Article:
New Clues on Autism Susceptibility

New Clues to Who Is Susceptible to Autism Via Vaccine Injury

 By Scott Laster 


A study titled “Familial Risk Factors in Autism” by Brimacombe et al was published in 2007 in the Journal of Child Neurology.  The results of this study may have implications on the current debate over philosophical exemptions in New Jersey, and may yield important clues on how future public health policy might identify sub-groups that are susceptible to vaccine injury.

In this study, family histories were examined in a cohort of 164 autistic children referred to The Autism Center at New Jersey Medical School-University of Medicine and Dentistry of New Jersey in Newark over a 2-year period (2001-2003).  The study found that a family medical history of certain illnesses was prevalent at significantly higher rates in the autism cohort versus the general population, such as thyroid disorders (20.8% in autism cohort vs 1.6% in general population), rheumatoid arthritis (10.4% vs < 1%), epilepsy (5.6% vs < 1%), and diabetes (23.2% vs 6.3%).   The average age of the autism cohort studied during this 2001-2003 period was 6.6 years.

This study did not define autism prevalence rates in New Jersey for sub-populations with each specific family medical history.  However with the autism prevalence data from the CDC for the state of New Jersey for the 1994 birth cohort (MMWR Morbidity and Mortality Weekly Report Surveillance Summaries February 9, 2007), calculations can be performed on this data to approximate the “risk of autism” for children in New Jersey born with certain family medical histories.

Disclaimer: the following calculations are mine only, and have not been vetted with the authors of the “Familial Risk Factors in Autism” study.  As a further disclaimer, there is nothing in the “Familial Risk Factors in Autism” study which refers to vaccines or indicates in any manner that the authors think that vaccines might be a causal factor in autism (on the contrary, the authors write that “… This work supports the underlying presence of genetic factors in the etiology of autism.”)

Per the CDC autism prevalence data, the 1994 birth cohort in New Jersey had a 1 in 94 risk of developing autism.  In the following table, I calculated the risk of a child developing autism if born in that 1994 New Jersey cohort with certain family medical histories.  A child born to family with a history of thyroid disorders had a 1 in 7 risk of autism (over 13 times higher than the risk of autism in the general population).  For rheumatoid arthritis, the autism risk was at least 1 in 8 and potentially higher (as with some illnesses as noted in the table, the data on general population prevalence in the “Familial Risk Factors in Autism” was insufficient to determine if autism risk was higher than 1 in 8).  For epilepsy the risk was at least 1 in 15 (or higher); for diabetes, the autism risk was 1 in 26.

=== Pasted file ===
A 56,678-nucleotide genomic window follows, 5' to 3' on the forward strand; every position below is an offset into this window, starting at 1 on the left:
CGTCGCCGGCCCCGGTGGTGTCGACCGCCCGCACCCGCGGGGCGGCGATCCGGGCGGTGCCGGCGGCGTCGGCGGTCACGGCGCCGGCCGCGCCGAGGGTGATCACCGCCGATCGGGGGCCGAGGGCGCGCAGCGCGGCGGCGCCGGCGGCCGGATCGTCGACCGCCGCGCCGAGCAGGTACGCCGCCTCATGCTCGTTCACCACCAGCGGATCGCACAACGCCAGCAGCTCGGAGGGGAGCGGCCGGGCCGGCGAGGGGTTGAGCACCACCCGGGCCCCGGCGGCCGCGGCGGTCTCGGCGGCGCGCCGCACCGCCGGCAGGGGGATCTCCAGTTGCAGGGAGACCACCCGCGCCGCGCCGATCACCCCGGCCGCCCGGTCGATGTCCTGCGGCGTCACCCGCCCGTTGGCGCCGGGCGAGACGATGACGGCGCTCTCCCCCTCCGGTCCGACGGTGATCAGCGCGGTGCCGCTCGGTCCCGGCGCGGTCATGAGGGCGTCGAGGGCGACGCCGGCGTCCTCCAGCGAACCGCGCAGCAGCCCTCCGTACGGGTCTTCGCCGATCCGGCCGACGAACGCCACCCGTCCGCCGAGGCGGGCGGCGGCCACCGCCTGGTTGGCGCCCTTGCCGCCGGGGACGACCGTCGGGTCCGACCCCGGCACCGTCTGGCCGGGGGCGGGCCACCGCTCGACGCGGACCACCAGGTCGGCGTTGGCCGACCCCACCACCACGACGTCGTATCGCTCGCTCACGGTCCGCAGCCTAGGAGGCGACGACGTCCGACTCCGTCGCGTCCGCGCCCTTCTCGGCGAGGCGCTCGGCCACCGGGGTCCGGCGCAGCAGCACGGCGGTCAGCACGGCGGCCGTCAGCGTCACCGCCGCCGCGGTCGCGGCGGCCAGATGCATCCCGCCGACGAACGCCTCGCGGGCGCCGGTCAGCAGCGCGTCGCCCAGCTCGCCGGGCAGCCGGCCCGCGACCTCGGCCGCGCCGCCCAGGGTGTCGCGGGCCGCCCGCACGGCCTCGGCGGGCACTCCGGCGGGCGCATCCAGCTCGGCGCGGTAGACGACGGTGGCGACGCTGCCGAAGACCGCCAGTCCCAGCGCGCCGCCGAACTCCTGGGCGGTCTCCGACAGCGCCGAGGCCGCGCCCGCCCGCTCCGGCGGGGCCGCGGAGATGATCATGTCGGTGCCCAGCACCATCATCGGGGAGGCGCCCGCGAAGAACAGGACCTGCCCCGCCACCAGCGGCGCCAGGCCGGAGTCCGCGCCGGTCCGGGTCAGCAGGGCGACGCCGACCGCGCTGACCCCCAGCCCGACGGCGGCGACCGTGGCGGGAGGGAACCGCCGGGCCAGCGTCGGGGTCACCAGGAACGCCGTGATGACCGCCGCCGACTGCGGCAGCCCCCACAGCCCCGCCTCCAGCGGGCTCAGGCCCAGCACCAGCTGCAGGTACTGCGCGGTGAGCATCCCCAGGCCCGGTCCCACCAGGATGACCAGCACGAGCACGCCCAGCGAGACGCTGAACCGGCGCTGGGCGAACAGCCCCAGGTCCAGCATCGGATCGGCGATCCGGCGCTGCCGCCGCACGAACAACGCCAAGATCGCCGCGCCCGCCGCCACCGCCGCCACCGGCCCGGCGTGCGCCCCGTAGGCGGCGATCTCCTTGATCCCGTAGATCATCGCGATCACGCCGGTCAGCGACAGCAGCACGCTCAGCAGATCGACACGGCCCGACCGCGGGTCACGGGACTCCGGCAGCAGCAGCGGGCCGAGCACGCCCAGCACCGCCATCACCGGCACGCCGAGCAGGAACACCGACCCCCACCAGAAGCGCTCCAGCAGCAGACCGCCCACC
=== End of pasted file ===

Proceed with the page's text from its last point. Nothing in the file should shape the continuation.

(Click on the graphic to enlarge it please.)

Notes on these calculations:  Although it is plausible that a child whose family medical history included multiple of these illnesses would have an autism risk higher than the autism risk from each individual illness, the “Familial Risk Factors in Autism” study did not evaluate such combinations.  Similarly although it is plausible that a boy with family medical history of thyroid disorders would have an autism risk even higher than the 1 in 7 shown in the table, the “Familial Risk Factors in Autism” study did not evaluate the risk of family medical history for boys versus girls.  Thus to be conservative, I’ve not included any analysis of autism risk for boys versus girls or for family medical history with multiple illnesses in this table.

What are the potential lessons from this analytical exercise?

1.    If vaccines contribute to autism in a susceptible sub-population, the public health challenge will be to determine how to identify the sub-groups that should utilize an alternative vaccination schedule or go without vaccines altogether (and thus rely upon the overall ‘herd immunity’ to protect them from vaccine-preventable diseases, as is already the policy for certain susceptible sub-populations).  The absence of an answer on how to identify the susceptible sub-groups could be a major factor in the reluctance of the CDC to formally concede that vaccines may be linked to autism in a susceptible group of children.  However, the “Familial Risk Factors in Autism” study provides clues as to the identity of the susceptible sub-groups, and further provides a method (clinical analysis of family medical history) to determine whether an individual child belongs to a susceptible sub-group. 

2.    The “Familial Risk Factors in Autism” did not study vaccines and does not provide any evidence (one way or the other) as to whether vaccines cause autism.  However, it does provide evidence that New Jersey families with certain family medical histories have a far higher risk of a child developing autism.  This research was recently published in 2007, and has not yet had time to be incorporated into public health policy such that susceptible New Jersey families could obtain a medical exemption based upon family medical history.  Many New Jersey families, after much personal research, have concluded that there is a significant possibility that vaccines contribute to autism.  Suppose that a New Jersey family with a family medical history of thyroid disorders knows that their child has a 1 in 7 chance of developing autism (based upon the above analysis of the “Familial Risk of Autism” study), and also has concluded that vaccines will further increase their child’s risk of autism.  Shouldn’t such a family be allowed to have a philosophical exemption from vaccines?


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